Two people sit mostly naked in the snow, breathing deeply. They remain quiet and still for a long time.
At least it feels like a long time to one of them. The other –
a more advanced student – rests in comfortable contemplation, focusing deeply on sending healing energy throughout his body.
The first one wants to send healing to his body, too. If only it wasn't so damn cold! As the minutes pass, he begins to fear that bits of him must surely be freezing off. His anxiety escalates until he feels compelled to flee for the warm cabin.
An outside observer would say that these two men shared the same experience. But really, their individual feelings about the time they spent couldn't be more different.
One experienced a tortuous ordeal.
The other experienced a nourishing moment of calm.
This anecdote, relayed in the book What Doesn't Kill Us by Scott Carney, holds two lessons for the meeting designer.
It looks to me like we've broken work. Not for everyone, and not everywhere, but for a lot of teams the WE part of work isn't working.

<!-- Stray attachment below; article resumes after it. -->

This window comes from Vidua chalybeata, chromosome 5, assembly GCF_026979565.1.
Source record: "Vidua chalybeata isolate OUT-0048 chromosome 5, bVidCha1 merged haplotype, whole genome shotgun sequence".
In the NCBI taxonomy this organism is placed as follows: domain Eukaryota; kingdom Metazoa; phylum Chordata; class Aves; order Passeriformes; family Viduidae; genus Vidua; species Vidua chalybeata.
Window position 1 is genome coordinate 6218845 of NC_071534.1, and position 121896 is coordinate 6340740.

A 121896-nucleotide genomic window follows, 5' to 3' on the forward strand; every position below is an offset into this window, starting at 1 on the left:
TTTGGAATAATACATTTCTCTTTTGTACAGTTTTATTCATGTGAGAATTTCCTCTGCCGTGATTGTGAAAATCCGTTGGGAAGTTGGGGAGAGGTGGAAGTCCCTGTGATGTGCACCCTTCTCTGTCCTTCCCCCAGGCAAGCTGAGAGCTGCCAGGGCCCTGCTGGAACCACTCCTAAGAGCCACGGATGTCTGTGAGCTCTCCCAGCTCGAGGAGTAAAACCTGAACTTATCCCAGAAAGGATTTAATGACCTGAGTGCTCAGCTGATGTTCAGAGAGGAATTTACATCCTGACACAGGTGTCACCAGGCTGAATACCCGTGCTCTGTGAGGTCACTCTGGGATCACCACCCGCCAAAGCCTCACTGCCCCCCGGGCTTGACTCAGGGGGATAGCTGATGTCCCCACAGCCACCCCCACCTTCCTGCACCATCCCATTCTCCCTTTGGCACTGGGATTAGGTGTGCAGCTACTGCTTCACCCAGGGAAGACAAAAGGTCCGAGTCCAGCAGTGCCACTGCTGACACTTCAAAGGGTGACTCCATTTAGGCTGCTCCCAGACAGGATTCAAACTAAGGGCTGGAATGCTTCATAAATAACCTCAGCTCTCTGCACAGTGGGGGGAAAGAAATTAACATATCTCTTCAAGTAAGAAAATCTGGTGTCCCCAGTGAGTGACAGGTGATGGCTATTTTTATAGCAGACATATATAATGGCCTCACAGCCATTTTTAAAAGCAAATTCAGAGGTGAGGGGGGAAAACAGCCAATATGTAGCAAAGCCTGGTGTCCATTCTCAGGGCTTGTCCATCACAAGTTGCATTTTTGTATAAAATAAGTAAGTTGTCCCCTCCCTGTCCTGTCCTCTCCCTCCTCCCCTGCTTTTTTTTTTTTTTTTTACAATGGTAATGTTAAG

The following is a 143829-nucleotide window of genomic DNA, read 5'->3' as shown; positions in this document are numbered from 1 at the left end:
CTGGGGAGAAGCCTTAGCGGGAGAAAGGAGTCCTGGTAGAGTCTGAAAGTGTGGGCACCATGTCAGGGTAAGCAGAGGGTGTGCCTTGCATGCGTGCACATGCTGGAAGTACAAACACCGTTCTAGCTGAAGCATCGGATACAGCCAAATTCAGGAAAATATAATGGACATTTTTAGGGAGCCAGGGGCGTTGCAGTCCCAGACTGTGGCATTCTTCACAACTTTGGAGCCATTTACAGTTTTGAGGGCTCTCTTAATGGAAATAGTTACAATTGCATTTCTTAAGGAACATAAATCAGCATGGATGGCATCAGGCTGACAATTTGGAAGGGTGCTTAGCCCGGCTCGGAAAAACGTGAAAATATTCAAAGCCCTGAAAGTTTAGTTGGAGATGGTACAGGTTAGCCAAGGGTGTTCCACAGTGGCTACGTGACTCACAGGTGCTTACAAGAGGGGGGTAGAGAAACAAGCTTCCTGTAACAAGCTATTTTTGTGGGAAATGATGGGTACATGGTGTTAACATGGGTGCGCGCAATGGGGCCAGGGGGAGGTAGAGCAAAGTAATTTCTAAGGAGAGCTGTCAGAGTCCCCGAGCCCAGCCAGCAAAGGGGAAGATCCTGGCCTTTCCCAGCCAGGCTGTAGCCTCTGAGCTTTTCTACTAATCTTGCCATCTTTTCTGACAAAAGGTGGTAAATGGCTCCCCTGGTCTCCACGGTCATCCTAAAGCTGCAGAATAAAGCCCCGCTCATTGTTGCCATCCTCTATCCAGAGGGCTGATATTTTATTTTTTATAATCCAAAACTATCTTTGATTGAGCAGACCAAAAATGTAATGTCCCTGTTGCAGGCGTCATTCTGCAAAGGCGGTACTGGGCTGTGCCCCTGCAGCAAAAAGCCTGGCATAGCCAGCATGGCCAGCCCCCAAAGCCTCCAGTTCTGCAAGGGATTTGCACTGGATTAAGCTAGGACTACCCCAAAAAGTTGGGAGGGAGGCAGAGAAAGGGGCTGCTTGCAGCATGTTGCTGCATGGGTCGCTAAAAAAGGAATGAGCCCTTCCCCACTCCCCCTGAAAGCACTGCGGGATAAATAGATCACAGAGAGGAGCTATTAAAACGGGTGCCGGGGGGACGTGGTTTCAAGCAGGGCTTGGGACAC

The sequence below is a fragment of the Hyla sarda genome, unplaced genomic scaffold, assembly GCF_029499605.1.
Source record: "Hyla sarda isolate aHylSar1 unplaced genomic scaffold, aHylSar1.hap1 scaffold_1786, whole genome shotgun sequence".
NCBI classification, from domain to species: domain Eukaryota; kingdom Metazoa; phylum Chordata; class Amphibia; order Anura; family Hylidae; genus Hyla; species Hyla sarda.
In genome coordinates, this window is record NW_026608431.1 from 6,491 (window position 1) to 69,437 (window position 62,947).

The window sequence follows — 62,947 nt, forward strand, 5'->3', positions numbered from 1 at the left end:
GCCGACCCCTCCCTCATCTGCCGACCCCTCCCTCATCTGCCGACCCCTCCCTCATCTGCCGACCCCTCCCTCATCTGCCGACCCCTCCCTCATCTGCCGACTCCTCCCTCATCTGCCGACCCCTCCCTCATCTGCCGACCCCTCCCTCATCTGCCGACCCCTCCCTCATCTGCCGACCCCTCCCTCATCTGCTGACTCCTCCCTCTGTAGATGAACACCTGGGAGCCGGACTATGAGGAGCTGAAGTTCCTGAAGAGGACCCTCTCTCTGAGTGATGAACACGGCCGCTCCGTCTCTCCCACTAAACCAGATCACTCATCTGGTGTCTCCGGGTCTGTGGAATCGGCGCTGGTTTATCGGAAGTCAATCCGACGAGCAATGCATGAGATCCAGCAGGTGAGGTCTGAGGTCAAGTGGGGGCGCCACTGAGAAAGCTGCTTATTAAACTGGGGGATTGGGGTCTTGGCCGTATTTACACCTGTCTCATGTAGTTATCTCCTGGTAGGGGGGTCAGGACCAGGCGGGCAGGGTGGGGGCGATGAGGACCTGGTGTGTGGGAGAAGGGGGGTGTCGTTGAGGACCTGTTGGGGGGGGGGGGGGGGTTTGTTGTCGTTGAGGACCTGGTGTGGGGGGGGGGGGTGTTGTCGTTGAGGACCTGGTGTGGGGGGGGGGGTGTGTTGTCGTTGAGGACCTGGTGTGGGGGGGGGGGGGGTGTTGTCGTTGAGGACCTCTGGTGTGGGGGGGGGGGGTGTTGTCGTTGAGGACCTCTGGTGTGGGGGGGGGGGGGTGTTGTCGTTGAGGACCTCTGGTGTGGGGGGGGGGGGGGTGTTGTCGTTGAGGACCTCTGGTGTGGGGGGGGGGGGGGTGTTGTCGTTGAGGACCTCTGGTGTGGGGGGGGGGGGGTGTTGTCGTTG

I know. This isn't new.
Work has been kinda broken for a lot of people for a long time. But take it from a lady who deploys lots of duct tape and safety pins: there's a big difference between kinda broken and all-the-way broken.
The lockdowns broke office work. They forced many people out of jobs, and many more into isolation in an attempt to protect our communities. Even though we went through this experience together, we experienced it alone. We were forced to craft a way of working that was uniquely tailored to our individual circumstances. As "3 weeks to flatten the curve" morphed into multiple years with an ever-shifting end goal, we developed new habits.